I just returned from Paris and had a lovely time. This trip was for training for Girl Scouts, and I was lucky to meet so many nice ladies who are working hard to make sure their troops have great international experiences.
Since Veteran's Day was approaching, there was quite a bit of focus on the trip about World War II and the Nazi occupation of France. I was so grateful that I had recently read Code Name Verity (which is about spies during WWII). There were so many references that I understood (even French words that I knew the meaning!) because I had read that historical novel. Places, dates, and events had much more meaning to me because I remembered them from the book. And that was a fiction book! It helped emphasize to me the ways that fiction can be used to help bring history to life, as well as nonfiction or textbooks.
My parents listened to the book Unbroken: A World War II Story of Survival, Resilience, and Redemption by Laura Hillenbrand on a car trip a few weeks back. When we went to the air show recently, my mom commented that seeing the historical fighter planes and re-enactments was especially meaningful since they had just listened to that novel.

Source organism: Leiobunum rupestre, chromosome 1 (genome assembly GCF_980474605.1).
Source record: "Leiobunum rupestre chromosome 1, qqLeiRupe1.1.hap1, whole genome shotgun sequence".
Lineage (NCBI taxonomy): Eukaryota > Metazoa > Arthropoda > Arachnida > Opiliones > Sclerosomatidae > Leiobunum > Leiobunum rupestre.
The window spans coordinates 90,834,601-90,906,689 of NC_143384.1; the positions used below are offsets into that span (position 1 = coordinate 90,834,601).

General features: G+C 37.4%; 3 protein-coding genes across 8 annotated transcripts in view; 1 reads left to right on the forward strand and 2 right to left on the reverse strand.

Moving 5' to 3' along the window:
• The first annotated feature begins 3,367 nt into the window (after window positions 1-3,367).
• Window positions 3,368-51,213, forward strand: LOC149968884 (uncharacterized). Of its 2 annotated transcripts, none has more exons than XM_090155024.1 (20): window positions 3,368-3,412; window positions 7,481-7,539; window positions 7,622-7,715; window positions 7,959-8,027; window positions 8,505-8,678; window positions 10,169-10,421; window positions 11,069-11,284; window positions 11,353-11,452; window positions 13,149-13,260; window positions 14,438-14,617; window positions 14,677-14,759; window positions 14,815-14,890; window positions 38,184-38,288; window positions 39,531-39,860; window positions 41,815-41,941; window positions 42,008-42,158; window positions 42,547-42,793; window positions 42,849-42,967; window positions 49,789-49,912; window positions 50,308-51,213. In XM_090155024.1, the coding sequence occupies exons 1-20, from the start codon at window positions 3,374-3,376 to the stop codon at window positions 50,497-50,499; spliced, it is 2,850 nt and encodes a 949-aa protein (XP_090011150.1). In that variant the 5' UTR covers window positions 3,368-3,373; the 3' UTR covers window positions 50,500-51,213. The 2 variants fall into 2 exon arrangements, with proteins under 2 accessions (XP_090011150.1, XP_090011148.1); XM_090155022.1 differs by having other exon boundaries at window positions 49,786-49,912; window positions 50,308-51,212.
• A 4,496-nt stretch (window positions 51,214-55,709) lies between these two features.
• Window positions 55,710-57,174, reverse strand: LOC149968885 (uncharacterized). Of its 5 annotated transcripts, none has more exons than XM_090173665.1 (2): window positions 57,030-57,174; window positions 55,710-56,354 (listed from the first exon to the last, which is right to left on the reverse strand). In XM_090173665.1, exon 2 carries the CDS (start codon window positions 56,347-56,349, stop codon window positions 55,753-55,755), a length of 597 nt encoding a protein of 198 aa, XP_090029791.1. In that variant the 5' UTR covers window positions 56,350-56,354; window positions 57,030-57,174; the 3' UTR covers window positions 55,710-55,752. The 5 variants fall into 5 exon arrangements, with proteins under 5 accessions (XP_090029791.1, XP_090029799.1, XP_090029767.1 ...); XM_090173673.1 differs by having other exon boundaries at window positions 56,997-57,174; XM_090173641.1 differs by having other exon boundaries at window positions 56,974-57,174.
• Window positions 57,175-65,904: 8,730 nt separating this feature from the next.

The first time I went to Paris, a friend recommended a collection of short stories, Paris in Mind, edited by Jennifer Lee. It was great to experience Paris through many different eyes, as well as my own. In fact, at one point on the trip, I sat on a blanket in the grassy area below the Eiffel Tower and read the book and people watched. What a wonderful memory!
I just love examples of how reading and literature can enhance our experiences. While reading is generally a solitary activity (although can easily be shared with audiobooks), it can open us up to the world in so many different ways.